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ed sketch of youth, prepared by her own hand, in 1840, as the introductory chapter to an autobiographical romance.
My father was a lawyer and a politician.
He was a man largely endowed with that sagacious energy, which the state of New England society, for the last half century, has been so well fitted to develop.
His father was a clergyman, settled as pastor in Princeton, Massachusetts, within the bounds of whose parish-farm was Wachuset.
His means were small, and the great I now well understand its causes, seems to my wiser mind as odious as it was unnatural.
The puny child sought everywhere for the Roman or Shakspeare figures, and she was met by the shrewd, honest eye, the homely decency, or the smartness of a New England village on Sunday.
There was beauty, but I could not see it then; it was not of the kind I longed for. In the next pew sat a family who were my especial aversion.
There were five daughters, the eldest not above four-and-twenty,— yet they had
Thou art to us still more the Man, though less the Genius, than Shakspeare; thou dost not evade our sight, but, holding the lamp to thine own magic shows, dost enjoy them with us.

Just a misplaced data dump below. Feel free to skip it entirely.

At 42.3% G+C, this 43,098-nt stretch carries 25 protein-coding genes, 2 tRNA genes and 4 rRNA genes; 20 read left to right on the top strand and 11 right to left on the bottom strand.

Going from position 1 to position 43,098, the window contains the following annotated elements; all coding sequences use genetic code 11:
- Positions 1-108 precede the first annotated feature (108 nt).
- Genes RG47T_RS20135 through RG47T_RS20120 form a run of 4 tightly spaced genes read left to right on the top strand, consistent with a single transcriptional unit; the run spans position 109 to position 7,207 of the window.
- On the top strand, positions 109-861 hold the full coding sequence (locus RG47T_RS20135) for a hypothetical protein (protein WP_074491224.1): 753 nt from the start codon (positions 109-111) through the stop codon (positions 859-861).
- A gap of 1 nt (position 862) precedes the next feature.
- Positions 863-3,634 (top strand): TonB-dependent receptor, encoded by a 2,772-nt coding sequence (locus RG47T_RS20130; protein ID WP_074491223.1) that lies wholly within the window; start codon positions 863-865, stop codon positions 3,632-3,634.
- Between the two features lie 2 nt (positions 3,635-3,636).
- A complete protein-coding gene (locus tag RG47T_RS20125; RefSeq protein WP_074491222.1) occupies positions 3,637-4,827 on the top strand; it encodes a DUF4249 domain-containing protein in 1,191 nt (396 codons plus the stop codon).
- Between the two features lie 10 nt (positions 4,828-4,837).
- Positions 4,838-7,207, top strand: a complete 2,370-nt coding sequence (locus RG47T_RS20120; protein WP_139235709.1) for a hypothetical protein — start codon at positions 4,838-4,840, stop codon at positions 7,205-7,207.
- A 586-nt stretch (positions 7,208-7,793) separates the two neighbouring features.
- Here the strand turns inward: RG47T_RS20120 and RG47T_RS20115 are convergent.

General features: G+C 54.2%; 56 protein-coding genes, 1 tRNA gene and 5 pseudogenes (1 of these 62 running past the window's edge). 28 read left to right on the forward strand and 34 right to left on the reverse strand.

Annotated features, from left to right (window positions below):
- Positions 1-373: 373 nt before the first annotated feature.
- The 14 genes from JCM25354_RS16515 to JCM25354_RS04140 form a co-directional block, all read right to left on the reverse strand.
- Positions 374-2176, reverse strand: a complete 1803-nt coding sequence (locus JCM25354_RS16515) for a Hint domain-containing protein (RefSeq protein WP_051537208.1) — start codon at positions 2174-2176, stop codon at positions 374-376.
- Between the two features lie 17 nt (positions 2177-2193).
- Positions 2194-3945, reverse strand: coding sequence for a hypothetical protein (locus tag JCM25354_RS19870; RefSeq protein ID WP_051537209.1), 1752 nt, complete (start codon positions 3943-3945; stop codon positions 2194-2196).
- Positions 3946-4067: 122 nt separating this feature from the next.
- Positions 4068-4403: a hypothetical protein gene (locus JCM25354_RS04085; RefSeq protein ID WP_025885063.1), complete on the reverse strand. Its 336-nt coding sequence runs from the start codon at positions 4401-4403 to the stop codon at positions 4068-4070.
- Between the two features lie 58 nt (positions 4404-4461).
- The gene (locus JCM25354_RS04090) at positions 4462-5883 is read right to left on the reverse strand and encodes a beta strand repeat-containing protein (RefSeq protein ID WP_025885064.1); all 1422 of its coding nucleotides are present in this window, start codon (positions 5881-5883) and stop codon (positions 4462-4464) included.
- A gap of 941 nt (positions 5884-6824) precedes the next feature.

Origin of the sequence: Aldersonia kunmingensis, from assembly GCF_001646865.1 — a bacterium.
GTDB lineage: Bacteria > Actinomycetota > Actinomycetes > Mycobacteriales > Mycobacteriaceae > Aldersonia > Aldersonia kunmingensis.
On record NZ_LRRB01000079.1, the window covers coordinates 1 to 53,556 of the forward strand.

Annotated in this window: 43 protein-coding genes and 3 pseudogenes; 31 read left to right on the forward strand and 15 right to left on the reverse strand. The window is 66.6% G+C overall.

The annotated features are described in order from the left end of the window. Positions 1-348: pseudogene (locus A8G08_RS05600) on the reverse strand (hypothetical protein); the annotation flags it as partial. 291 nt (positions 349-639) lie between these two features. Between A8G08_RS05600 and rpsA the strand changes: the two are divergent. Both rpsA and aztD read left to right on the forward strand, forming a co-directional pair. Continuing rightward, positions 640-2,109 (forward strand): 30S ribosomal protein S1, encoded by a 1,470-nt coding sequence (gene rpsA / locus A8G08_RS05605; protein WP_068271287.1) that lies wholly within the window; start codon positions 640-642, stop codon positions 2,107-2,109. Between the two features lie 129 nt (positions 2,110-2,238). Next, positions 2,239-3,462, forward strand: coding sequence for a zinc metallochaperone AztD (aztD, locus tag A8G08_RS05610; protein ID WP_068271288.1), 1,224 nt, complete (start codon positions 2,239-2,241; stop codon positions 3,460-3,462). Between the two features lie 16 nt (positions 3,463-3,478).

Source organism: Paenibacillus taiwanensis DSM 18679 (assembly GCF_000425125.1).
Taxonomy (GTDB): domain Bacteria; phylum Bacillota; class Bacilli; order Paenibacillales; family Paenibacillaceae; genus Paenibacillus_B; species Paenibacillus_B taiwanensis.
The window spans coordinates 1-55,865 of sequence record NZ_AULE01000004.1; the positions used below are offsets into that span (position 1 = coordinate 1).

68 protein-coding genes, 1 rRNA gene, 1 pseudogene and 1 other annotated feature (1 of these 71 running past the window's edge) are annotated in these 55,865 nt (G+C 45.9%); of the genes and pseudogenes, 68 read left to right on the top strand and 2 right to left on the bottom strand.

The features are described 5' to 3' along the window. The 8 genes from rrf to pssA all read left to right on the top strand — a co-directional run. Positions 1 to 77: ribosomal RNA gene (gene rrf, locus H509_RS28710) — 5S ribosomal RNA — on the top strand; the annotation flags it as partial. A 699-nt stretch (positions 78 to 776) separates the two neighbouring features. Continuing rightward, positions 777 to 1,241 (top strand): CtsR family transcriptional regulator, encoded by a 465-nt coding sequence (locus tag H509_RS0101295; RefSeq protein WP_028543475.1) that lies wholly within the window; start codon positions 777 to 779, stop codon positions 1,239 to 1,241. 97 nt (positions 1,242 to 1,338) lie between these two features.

My third friend was Moliere, one very much lower, both in range and depth, than the others, but, as far as he goes, or the same character.
Nothing secluded or partial is there about his genius,— a man of the world, and a man by himself, as he is. It was, indeed, only the poor social world of Paris that he saw, but he viewed it from the firm foundations of his manhood, and every lightest laugh rings from a clear perception, and teaches life anew.
These men were all alike in this,—they loved the natural history of man. Not what he should be, but what he is, was the favorite subject of their thought.
Whenever a noble leading opened to the eye new paths of light, they rejoiced; but it was never fancy, but always fact, that inspired them.
They loved a thorough penetration of the murki